“While pasteurization is not the ideal to be sought, practically, it is forced upon us by present conditions,” the authors wrote. “It prevents much sickness and saves many lives.”
Despite the mounting scientific evidence, pasteurization still spread slowly. Beyond nutritional concerns, some feared that it was just a superficial intervention. As one commentator noted in a March 1908 issue of Outlook, “Wholesale pasteurization, while lulling consumers into a false sense of security, would vastly increase the burdens of milk inspectors and make their work more difficult if not entirely impossible.”
Others bemoaned the high costs of pasteurization and argued that it could lead to other maladies. In Chicago, for example, Alderman Jacob Hey called it “false science” and said it was the cause of rickets and scurvy. As Kurlansky points out, public health explanations did little to satisfy proponents of raw milk who could respond with their own critiques of the system.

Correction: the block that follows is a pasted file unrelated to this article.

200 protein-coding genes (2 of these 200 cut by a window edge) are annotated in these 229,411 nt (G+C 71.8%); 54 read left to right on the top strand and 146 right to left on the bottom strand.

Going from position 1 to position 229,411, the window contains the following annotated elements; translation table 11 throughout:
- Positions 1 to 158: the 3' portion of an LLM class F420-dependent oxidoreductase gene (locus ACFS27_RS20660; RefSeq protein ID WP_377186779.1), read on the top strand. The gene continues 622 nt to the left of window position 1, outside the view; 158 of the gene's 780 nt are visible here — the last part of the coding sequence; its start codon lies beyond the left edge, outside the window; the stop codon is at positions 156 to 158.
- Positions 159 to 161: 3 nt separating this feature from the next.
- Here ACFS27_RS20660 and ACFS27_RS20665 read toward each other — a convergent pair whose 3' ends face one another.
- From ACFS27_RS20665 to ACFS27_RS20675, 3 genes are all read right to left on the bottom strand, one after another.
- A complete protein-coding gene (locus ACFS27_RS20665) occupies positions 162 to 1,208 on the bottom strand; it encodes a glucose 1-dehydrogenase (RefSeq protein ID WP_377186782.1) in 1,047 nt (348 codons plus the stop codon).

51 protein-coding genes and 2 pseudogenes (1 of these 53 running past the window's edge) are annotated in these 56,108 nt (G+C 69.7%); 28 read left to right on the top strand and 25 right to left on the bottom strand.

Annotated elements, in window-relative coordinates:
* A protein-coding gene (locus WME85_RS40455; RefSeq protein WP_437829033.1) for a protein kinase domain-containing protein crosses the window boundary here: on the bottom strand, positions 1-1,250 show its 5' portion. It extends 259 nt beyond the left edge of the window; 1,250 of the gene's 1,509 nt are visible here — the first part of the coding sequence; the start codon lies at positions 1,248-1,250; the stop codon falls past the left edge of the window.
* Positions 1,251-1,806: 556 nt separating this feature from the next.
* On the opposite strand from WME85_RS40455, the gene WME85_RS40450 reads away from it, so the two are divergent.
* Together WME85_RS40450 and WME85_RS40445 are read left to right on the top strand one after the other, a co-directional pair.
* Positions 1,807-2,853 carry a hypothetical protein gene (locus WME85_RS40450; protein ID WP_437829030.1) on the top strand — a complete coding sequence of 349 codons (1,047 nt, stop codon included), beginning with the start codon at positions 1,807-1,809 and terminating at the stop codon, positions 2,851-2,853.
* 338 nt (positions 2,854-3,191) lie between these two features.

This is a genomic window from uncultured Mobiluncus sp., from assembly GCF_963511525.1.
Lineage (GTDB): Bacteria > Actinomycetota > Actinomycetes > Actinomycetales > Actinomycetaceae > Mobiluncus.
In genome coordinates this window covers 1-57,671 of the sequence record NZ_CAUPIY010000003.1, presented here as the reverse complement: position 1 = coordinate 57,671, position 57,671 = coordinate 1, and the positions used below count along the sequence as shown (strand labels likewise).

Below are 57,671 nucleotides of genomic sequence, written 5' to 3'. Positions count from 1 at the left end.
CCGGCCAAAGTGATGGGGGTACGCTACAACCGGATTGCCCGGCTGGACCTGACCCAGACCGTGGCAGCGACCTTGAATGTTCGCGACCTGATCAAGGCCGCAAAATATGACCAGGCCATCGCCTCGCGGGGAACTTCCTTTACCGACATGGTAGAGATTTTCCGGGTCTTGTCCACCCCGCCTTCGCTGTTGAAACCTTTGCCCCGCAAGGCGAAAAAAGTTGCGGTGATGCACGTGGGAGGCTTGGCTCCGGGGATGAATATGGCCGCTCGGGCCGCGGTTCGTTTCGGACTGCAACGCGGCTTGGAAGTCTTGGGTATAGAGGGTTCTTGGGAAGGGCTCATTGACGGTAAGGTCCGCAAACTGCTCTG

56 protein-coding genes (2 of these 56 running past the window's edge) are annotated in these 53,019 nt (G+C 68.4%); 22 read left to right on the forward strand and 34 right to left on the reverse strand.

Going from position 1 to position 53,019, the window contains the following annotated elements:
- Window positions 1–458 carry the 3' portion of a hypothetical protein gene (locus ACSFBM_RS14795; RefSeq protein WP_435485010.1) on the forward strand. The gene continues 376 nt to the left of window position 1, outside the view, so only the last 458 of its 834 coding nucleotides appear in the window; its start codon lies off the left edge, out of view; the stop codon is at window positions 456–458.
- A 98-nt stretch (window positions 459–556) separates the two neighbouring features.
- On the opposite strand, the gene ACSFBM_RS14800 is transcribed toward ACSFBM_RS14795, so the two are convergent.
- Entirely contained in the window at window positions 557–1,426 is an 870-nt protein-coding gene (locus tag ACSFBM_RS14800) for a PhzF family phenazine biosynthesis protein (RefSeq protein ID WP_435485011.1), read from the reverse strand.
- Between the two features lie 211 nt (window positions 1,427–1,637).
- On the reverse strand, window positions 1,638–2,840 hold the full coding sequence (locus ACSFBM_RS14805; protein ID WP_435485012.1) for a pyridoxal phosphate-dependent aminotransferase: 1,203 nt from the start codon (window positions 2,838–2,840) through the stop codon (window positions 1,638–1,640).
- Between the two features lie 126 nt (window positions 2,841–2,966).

“Milk, probably more than any other food, is really personal,” Kurlansky says. “We're all set up as mammals to have milk as our first nutrition and people are just kind of stuck on that idea.”
The discussion around how to best prepare milk even continues today, evinced in the growth of the GMO-free products and the resurgence of artisanal industries and local dairies. Kurlansky says that the economics remain a difficult challenge – “it just takes so much money to feed a cow” – but there are new opportunities for next crop of dairy innovators and entrepreneurs.
After millennia of raucous disagreement, though, it’s unlikely that we’ll see any resolution in the near future. After all, raw milk is just one brief episode in a long history of dairy-fueled debate.
“The problem with the milk story is that it doesn't have any conclusion,” Kurlansky says. “As it goes along, it just picks up more and more of these controversies. And people are still fighting over milk because it’s just essential to human history.”